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PopEntertainment.com > Reviews > Movie Reviews > Sweet Land

MOVIE REVIEWS

SWEET LAND (2007)

Starring Elisabeth Reaser, Tim Guinee, Alan Cummings, Lois Smith, Ned Beatty, John Heard, Tom Gilroy, Alex Kingston, Robert Hogan, Karen Landry, Patrick Heusinger and Paul Sand.

Screenplay by Ali Selim.

Directed by Ali Selim.

Distributed by 20th Century Fox.  110 minutes.  Rated PG.

125X125

Alibris: Books, Music, & Movies

Sweet Land

Hollywood does not make enough films that can literally be called different, but Sweet Land is a legitimately unique film. 

Sweet Land is a love story based on the immigrant experience of the 1920s, however, it is not about passion or lust or even attraction.  It is the mating dance of two very different people who barely know each other but are thrown together by fate and learn to make the best of their circumstances.

Elisabeth Reaser plays Inge, a German woman who moves to the American heartland to marry Olaf (Tim Guinee), a man she has never met or even seen beyond a badly creased photograph.  She has never been to the United States, nor does she speak any English.  She is also forced to pretend that she is Hungarian because of lingering hard feelings about World War I.

Olaf is a farmer, quiet, stubborn, worried about appearances and very much introverted.  When they are unable to marry because her nationality comes to light, Olaf feels a mixture of responsibility for her and betrayal that she was not what she seemed.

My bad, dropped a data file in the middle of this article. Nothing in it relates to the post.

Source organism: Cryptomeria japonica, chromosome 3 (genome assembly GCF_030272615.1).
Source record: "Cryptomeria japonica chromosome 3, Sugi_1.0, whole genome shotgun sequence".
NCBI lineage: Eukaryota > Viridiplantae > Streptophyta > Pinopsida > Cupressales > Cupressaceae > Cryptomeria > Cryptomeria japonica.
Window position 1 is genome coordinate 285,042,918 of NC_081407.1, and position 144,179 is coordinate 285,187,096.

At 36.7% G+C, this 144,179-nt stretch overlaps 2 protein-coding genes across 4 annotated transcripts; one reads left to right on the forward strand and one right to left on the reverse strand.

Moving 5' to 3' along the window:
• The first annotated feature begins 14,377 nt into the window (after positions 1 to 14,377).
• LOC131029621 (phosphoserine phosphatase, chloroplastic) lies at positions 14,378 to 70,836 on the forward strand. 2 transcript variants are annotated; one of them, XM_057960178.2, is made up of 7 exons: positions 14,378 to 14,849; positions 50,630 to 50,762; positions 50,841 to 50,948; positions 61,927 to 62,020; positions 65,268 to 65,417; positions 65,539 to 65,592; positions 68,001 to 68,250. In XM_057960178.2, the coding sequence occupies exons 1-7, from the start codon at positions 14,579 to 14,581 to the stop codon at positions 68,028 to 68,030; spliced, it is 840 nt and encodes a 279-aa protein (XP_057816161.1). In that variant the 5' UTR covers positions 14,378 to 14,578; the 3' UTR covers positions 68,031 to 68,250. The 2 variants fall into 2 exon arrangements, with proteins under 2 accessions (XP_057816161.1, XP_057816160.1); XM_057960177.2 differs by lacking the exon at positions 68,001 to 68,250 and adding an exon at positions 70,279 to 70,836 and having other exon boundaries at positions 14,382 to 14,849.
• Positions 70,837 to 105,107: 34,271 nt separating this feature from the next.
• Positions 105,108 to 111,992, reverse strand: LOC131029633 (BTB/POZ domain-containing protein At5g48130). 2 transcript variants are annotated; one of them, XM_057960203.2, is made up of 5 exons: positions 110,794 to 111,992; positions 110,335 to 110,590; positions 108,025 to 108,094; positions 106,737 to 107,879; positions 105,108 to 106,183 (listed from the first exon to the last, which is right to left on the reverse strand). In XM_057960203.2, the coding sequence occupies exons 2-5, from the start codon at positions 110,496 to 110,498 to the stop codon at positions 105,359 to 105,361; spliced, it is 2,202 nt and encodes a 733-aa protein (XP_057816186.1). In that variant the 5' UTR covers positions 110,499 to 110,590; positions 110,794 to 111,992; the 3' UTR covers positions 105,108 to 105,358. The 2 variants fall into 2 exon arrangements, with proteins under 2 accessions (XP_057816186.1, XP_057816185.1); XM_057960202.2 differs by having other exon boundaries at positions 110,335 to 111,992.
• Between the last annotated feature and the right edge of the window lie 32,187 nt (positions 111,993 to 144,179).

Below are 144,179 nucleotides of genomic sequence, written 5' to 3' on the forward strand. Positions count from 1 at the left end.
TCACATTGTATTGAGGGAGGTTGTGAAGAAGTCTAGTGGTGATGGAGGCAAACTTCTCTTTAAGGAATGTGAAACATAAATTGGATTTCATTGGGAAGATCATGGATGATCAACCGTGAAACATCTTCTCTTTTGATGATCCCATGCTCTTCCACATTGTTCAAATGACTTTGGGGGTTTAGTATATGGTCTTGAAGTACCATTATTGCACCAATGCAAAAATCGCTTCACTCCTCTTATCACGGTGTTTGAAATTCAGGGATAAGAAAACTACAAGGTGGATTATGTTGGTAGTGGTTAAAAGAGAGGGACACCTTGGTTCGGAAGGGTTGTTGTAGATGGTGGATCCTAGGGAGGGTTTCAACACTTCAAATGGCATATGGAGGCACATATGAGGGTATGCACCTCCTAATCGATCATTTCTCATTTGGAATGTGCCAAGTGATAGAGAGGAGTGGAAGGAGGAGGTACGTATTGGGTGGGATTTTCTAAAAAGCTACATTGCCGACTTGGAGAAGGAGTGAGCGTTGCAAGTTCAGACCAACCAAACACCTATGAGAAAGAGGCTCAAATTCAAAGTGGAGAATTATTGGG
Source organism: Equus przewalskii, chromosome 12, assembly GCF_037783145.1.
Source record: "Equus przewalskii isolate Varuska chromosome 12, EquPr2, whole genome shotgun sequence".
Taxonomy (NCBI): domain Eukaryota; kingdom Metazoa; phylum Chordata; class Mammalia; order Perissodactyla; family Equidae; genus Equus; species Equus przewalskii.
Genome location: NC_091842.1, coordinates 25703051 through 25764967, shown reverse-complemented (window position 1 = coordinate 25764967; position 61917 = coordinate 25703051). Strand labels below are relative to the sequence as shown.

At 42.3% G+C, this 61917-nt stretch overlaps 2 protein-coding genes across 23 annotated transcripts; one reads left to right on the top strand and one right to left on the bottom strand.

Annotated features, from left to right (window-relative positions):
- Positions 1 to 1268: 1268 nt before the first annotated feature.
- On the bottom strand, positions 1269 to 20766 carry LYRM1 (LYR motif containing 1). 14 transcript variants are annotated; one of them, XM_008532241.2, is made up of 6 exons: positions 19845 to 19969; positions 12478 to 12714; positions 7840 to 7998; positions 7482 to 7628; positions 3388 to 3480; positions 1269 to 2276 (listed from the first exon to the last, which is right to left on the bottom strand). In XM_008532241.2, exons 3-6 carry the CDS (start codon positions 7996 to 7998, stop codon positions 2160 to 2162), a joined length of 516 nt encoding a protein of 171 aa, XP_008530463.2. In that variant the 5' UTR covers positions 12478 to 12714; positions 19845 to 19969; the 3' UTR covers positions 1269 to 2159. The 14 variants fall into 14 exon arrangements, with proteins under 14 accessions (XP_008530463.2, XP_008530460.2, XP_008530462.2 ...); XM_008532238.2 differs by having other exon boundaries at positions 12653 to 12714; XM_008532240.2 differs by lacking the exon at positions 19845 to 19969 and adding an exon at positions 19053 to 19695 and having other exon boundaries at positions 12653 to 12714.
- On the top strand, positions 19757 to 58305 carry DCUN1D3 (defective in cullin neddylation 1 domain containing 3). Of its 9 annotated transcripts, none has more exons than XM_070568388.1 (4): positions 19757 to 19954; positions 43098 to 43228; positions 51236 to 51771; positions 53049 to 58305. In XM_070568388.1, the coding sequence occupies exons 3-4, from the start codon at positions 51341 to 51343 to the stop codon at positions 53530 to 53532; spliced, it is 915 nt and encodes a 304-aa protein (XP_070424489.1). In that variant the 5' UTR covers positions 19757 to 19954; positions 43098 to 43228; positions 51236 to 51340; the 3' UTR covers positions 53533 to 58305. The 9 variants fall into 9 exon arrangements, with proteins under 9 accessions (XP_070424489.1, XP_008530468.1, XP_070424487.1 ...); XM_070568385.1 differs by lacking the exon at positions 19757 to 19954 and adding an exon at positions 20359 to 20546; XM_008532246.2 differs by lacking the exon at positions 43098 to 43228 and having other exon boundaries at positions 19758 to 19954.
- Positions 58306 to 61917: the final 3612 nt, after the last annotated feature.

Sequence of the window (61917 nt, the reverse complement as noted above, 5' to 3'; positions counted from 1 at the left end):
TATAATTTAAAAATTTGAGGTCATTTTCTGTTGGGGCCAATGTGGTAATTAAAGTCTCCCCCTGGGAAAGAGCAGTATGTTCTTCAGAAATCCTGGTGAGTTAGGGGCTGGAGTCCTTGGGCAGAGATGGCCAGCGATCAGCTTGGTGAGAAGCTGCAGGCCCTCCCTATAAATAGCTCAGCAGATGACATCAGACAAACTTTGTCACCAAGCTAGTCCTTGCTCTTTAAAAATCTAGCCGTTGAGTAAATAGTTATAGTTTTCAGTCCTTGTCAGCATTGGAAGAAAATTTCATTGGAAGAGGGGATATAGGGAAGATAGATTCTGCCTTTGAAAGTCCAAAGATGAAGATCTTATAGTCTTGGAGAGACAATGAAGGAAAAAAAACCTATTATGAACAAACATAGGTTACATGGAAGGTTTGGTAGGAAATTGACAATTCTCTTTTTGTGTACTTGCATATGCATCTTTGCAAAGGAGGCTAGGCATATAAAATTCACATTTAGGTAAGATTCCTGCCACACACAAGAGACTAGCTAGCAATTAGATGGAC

Their relationship is taken in by the watching eyes of the town, including his best friend (Alan Cummings), a farmer living beyond his means who is the only person who seems to believe that Inge and Olaf should be together.  The local pastor (John Heard) vilifies them for living in the same home (though completely platonically) before marriage.  In the meantime Olaf's farm is put in jeopardy by a heartless banker (Ned Beatty).

Throw away any preconceptions you have about love stories.  Sweet Land is old-fashioned and pragmatic about romance, but it shows that necessity can foster connections much stronger than our slight ideas of attraction could ever.  Not that I, or mostly anyone would want life to go back to this way, but it is fascinating to see an example when an arranged marriage actually led to a lifelong bond.  They don't make movies like this anymore, and that is a shame.

Reaser, who has slowly but surely been making a name in films (The Family Stone, Sing or Forever Hold Your Peace, Puccini for Beginners) over the last couple of years, is a revelation.  She plays a part in which at least 75% of her dialogue is in either Hungarian or German and feels completely natural and realistic at all times.  It is a shame that Sweet Land came out so early in the year and with relatively little notice, because Reaser is deserving of some serious Oscar buzz come next February.

Jay S. Jacobs

Copyright 2007 PopEntertainment.com.  All rights reserved.  Posted: July 10, 2007.

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Copyright 2007   PopEntertainment.com.  All rights reserved.  Posted: July 10, 2007.